Writing the book let me explore some new personal issues for Chloe, who is struggling to figure out what she wants from life.  And it let me write an homage to the strong individuals who lived on Rock Island in the 19th century.  The Light Keeper referenced in the title is Emily Betts, a real  and totally awesome woman who served as Assistant Keeper at Pottawatomie.  (In the National Archives photo below, that’s Emily barely visible in the doorway.)

 

The book also showcases the complexities of managing natural resources over the years.  And it let me share a very special place with readers—some of whom will, I hope, decide to visit Rock Island and support ongoing restoration projects.


 It doesn’t get much better than that.

http://kathleenernst.com
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1 docent: A person who acts as a guide, typically on a voluntary basis, in a museum, art gallery, or zoo.

2 The article was originally displayed on the Ink Spot blog which describes itself as a corps of crime fiction authors, so if you like crime fiction then check out their webpages.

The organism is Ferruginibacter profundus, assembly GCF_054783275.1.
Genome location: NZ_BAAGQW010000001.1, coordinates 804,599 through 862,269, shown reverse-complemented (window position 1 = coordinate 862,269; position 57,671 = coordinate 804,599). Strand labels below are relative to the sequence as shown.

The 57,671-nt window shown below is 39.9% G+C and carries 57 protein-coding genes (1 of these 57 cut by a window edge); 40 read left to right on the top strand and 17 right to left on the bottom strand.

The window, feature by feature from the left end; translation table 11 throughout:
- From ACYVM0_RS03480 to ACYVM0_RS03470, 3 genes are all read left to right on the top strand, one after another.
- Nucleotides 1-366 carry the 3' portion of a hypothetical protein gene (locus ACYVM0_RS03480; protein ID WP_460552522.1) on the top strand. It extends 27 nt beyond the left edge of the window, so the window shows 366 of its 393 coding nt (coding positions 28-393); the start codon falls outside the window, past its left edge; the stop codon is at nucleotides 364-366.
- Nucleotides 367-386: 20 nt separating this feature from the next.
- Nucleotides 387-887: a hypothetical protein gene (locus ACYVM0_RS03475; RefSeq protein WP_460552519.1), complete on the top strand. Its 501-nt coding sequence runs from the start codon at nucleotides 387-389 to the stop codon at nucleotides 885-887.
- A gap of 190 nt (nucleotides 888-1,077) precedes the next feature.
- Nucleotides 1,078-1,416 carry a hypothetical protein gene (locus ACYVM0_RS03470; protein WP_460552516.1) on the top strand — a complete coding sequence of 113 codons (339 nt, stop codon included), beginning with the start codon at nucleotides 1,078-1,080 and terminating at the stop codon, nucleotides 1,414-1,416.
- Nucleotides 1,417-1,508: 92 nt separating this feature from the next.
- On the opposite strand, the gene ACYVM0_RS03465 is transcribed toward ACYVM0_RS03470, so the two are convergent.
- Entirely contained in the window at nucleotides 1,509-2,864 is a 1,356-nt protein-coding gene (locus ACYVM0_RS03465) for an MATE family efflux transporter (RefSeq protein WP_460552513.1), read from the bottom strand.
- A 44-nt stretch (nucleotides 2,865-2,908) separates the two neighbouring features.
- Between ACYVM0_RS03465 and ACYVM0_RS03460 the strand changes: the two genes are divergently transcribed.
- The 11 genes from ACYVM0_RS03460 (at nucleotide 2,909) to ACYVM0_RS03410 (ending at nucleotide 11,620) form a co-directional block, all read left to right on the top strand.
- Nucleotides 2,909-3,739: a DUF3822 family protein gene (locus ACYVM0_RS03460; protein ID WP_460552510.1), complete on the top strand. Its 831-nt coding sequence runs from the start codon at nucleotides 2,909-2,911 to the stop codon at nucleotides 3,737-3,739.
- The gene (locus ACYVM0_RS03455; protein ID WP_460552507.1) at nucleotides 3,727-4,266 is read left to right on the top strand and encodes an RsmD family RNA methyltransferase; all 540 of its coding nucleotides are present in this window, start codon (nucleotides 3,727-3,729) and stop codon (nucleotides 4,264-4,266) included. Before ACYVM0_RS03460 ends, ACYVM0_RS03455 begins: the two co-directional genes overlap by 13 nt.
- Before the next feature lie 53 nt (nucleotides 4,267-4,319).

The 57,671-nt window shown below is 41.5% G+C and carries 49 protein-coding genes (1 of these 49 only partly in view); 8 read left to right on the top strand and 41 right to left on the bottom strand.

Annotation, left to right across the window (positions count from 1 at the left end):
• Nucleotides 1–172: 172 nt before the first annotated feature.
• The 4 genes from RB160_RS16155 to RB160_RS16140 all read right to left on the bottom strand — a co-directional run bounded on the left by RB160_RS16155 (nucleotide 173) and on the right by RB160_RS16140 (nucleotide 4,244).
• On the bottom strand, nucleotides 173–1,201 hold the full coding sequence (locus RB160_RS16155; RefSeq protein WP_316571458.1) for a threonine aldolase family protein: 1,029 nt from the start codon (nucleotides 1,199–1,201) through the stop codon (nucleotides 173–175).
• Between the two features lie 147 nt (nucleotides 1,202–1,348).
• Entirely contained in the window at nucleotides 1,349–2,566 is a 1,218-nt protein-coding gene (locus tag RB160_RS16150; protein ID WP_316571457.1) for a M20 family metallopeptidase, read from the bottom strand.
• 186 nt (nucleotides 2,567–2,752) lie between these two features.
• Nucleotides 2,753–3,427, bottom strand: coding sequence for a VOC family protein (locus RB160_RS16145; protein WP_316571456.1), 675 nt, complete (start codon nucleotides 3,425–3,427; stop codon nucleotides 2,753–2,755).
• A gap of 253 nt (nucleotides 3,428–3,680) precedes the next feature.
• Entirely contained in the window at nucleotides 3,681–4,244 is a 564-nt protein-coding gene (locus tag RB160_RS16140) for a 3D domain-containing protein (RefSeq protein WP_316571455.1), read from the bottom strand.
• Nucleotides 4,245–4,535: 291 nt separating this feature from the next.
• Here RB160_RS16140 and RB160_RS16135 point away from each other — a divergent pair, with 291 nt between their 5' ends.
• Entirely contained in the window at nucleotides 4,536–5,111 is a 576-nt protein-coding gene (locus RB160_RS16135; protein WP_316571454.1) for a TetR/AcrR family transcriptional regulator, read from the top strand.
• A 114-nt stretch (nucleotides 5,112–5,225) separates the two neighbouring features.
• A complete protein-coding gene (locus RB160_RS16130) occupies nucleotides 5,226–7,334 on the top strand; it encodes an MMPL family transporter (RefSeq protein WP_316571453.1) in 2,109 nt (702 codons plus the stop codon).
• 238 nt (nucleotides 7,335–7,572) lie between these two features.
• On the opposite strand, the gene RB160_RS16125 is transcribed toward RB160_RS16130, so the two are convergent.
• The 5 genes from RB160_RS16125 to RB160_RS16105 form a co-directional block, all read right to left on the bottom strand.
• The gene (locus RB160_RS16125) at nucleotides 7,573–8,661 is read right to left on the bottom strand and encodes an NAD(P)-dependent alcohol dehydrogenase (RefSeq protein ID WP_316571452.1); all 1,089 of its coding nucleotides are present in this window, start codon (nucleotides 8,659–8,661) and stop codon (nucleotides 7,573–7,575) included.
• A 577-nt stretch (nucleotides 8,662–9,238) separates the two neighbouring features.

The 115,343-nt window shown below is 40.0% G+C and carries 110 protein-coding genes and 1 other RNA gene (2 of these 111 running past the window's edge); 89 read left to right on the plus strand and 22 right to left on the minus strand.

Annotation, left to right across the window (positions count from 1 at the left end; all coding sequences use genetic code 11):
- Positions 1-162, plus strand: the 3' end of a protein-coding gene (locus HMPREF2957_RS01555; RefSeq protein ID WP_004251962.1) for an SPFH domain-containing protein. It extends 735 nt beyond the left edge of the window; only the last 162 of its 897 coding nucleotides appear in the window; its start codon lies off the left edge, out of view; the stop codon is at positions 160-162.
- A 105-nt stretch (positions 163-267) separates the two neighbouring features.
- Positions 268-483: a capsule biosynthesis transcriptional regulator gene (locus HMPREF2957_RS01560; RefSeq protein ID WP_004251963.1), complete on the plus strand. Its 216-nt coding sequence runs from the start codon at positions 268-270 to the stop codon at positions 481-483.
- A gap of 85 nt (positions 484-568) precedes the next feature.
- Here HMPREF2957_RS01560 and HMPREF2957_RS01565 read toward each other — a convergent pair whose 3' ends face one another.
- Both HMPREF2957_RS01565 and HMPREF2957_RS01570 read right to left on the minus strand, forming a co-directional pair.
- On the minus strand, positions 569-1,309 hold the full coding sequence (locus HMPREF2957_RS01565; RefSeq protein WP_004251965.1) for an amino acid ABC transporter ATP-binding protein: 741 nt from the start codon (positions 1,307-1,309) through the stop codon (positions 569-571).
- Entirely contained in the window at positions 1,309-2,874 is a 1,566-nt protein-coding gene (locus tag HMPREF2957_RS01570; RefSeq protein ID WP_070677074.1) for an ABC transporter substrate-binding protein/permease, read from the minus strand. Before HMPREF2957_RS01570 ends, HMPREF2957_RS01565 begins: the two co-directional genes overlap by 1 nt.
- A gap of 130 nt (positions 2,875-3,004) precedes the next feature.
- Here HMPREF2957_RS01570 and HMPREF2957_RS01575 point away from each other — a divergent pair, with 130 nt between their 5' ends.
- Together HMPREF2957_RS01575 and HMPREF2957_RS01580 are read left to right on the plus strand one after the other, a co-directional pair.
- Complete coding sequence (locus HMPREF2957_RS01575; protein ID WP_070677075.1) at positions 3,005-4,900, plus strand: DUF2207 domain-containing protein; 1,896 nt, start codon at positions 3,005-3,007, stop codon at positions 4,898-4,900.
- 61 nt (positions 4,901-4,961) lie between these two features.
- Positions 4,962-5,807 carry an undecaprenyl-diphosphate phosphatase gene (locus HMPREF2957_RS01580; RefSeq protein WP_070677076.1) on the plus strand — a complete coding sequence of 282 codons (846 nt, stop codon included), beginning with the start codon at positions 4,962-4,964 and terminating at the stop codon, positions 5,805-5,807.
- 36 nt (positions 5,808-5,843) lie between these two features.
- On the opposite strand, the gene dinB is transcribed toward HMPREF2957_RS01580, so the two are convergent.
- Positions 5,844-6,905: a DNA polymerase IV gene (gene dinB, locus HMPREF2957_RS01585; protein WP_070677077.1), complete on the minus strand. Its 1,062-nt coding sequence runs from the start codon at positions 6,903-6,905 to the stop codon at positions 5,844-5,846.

Mission Boat “William H. Pierce”

– as told to me by Mike Gallagher – deckhand and acting skipper “W. H. Pierce” and mate on the “Thomas Crosby IV”.

The following guestbook entry was received by Ron Ammundsen, webmaster of the BC Lighthouse web pages and forwarded to me. It was signed by Michael Gallagher.

Between 1952-56 in the summers, I was aboard the “William H. Pierce” with Dr. George Darby out of Bella Bella (now Waglisla). We went ashore at most lighthouses from Boat Bluff south to Egg Island , sometimes for medical reasons, sometimes to take magazines, have tea and talk . . . mainly listen.

WH Pierce at pointer island c. 1953 - photo Mike Gallagher

After Ron forwarded the entry to me I contacted Mike and asked if he had any stories for my Lighthouse Memories webpage. He said:

I probably have too many stories of my four summers with Dr. Darby, so I’ll mention a couple as they relate to lighthouses. Continue reading

Book – Last Lights: The Hand-Wound Lighthouses of the Bahamian Islands

The author of this book, Annie Potts, wrote me when I first started this new format of my website. She was enquiring if I had any source for large kerosene mantles for the three remaining Bahamas lighthouses. Unfortunately I did not know of any sources. Continue reading